European policy makers appear on the brink of making the same mistake as when the Television without Frontiers directive morphed into the Audiovisual Media Services directive: serious consideration was then given to expanding the earlier legislation to include interactive entertainment such as online games. Luckily the majority soon realized that beneath the same “skin” of audio and video signals, the gaming experience had nothing to do with watching a movie or a TV show: the former depends on each player’s input while producers that make the latter possible embrace the religion of unaltered content, whether obtained via “linear” or “non-linear” distribution.

History repeats itself
Today industries bound to sprawling audiovisual rules tend to recommend that regulators should cast their net wider. The wider the party the wilder, or so goes their line of reasoning. Though one can understand where they come from – shared pains feel lighter – this ill-conceived advocacy jeopardizes innovation across Europe, hence the competitiveness of European creation worldwide.

The French Federation of Telecoms (FFT) is a case in point. Having portrayed digital technology as the main engine of growth for cultural content, they claim the prize of top contribution to French culture and invite like-minded sectors to walk in their footsteps. No mad rush in sight though. Whether device makers, network equipment manufacturers or OTTs, they all built excellence on unrelenting focus on their core business. They hesitate to join schemes that look so convolutedly foreign to it.

Half abdicating Europe’s time-honoured lead in the arts is as inconvenient as confessing half-pregnancy: either you stop playing or you swing hard
There is another fly in the ointment concocted by the FFT: their invitation to share the pain takes the cultural exception for granted. Not quite actually. In essence, the cultural exception declares a vaguely defined sanctuary of products and services immune to the application of international trade rules. This goes over and above Article XIV of GATS whose “general exceptions” provide for adoption or enforcement of national measures to protect public morals, order or health, privacy, safety or to prevent fraud as long as they introduce no discrimination or disguised restrictions on trade in services.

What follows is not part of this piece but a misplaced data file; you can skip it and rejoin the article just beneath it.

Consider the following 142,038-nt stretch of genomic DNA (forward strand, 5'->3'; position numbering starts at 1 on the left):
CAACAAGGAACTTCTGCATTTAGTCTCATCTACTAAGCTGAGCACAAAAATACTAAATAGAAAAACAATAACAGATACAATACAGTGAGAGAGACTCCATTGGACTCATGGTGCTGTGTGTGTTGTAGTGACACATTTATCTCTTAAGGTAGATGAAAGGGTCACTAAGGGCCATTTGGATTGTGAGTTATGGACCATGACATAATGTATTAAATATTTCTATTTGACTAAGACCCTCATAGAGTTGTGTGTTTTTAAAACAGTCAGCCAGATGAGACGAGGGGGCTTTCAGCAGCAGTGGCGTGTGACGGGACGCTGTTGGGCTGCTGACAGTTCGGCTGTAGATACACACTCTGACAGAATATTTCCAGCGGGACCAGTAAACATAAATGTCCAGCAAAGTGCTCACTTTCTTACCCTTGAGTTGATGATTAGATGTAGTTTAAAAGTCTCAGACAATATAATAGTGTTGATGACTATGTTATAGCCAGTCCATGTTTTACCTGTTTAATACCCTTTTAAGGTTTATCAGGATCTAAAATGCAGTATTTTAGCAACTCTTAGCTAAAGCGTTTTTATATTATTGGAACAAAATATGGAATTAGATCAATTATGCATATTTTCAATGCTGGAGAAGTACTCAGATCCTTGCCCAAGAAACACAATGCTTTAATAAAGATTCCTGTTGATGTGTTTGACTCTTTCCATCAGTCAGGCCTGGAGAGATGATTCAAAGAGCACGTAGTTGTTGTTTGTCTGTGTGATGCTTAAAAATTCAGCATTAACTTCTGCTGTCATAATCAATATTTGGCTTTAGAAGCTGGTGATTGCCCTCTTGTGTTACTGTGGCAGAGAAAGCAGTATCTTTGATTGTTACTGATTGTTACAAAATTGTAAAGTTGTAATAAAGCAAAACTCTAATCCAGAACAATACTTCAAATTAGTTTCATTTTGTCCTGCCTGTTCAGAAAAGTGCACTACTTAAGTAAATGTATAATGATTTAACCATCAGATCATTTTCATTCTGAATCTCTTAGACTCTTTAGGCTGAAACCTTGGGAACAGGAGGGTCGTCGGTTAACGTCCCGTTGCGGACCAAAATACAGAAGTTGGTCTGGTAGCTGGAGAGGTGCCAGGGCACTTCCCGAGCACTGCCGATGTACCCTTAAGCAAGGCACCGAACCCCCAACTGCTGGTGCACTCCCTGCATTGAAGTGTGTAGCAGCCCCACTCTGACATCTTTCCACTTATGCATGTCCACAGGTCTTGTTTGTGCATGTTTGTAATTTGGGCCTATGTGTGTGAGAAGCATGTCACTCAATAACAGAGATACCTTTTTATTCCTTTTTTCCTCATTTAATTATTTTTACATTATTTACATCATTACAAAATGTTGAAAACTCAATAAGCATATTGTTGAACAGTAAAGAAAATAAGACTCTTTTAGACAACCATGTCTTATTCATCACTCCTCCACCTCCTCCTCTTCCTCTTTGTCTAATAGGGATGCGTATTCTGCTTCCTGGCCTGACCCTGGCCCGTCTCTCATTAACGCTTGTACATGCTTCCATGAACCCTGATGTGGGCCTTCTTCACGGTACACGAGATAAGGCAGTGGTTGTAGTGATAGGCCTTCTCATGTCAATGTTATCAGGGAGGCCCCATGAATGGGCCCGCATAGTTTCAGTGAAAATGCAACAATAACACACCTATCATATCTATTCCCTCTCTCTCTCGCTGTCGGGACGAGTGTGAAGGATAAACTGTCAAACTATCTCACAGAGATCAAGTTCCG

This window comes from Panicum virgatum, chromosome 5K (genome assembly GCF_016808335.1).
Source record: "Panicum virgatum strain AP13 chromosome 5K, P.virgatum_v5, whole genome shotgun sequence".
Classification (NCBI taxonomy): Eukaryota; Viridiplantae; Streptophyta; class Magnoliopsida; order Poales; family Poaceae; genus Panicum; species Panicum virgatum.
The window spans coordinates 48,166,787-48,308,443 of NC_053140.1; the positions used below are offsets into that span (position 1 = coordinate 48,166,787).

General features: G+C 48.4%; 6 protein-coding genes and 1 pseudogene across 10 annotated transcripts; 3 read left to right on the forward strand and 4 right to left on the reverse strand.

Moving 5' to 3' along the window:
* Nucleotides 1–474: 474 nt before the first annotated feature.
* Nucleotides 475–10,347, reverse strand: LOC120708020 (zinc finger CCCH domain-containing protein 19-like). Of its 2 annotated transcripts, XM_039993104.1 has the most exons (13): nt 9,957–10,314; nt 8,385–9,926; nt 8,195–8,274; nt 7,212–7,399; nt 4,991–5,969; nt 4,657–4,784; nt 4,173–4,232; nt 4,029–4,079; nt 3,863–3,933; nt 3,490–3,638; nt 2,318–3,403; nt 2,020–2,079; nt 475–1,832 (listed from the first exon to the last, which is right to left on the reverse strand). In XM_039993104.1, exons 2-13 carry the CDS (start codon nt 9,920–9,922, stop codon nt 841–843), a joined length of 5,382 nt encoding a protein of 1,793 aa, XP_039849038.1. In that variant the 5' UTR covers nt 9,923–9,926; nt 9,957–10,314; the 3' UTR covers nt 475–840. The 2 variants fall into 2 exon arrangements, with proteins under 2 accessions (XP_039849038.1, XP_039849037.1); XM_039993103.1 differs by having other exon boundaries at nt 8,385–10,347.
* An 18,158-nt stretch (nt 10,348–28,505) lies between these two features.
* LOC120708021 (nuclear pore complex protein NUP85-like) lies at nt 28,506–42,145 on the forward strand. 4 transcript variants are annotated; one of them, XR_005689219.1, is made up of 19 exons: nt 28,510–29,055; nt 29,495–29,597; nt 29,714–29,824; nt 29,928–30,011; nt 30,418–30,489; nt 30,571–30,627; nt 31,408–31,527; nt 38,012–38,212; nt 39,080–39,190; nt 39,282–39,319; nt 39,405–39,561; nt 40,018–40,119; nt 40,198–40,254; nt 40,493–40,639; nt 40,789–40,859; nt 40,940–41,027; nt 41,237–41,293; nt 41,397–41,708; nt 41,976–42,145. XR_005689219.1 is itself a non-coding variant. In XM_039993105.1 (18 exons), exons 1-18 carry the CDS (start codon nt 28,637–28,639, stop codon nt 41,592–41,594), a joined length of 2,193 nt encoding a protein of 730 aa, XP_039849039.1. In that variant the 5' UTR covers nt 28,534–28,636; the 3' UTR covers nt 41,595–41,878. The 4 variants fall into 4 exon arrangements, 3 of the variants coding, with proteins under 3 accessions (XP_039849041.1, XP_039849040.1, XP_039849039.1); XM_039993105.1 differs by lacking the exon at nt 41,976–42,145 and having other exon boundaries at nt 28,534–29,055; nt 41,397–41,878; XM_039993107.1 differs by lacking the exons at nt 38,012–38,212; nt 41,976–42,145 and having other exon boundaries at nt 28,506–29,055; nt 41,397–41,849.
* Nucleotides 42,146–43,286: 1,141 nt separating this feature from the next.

Because such relief was not enough to allow for the protracted and comprehensive breach of trade rules that European governments contemplated to protect culture, they designed the cultural exception in 1994. But the jury is still out on two counts: how long this derogation will stay; which of the GATS or of the UNESCO Convention on cultural diversity takes precedence.

This nagging legal uncertainty is the root cause of the EU’s heated debate last month over the cultural exception and the TTIP. The digital revolution actually robs the cultural exception of its “raison d’être”. Content scarcity – the excuse for State subsidies and quotas – has made room for worldwide glut as the internet gives easy access to all content anytime anywhere and turns all users into producers, potentially. Cultural diversity rocks as a result of this sea-change whereby quality content hardly needs government props to meet its public.

Watch your cultural step
What culture means is worth pondering though in order to dispel ambiguity. The internet is rightly hailed as the ultimate culture fluid, a “bouillon de culture” the French would say. Arguably more akin to what will happen behind the closed doors of a laboratory than to the glittering acts performed on stage, this fledgling form of culture no less informs the future of mankind. Self-proclaimed ushers of culture sent mushrooming by the analogue era now join forces with tax authorities to get hold of whatever is cooking in the “Petri dishes” of the internet. But they should think twice: pull the plug and this burgeoning new culture will die out of deprivation of the milieu that nurtures it.

No high v pop culture, rather organic v canned
The only culture the FFT call reflects is the culture of dependency. Whoever gives undivided attention to crafting the best-ever shield thereby gives up on being bold. Conquerors wouldn’t walk on crutches. Cultures able to win over the world feed upon the very nutrients to be found in the “Petri dishes” that the internet affords all users. A perfect tool for mass collaboration, the internet is often painted as an extended network of micro- or mini-labs where future content is brewing. If so, fostering home-grown creativity and giving it a chance to meet with global success starts with securing internet access for all and letting the market decide.

While perfectly fit for the digital era this change of tack could accommodate State aid regardless, as long as subsidies would come out of taxpayers – in their capacity as custodians of national culture – and go to all national legacy-building production. Indeed why compel global hits to fund content nobody wants to watch, play or listen to?

The brain fathers of the cultural exception deserve commendation for tapping non-EU entertainment to fund their idea of European culture so successfully over such a long period of time. However, digital technology has ushered in a brand new deal by powering entertainment to new heights and easing access to culture. Granted, the FFT has climbed only lately on the bandwagon of the cultural exception: its record of abetting those who had a decades-long field day distorting markets is therefore short. Regardless, telecoms operators must realize that this game is over.

Author :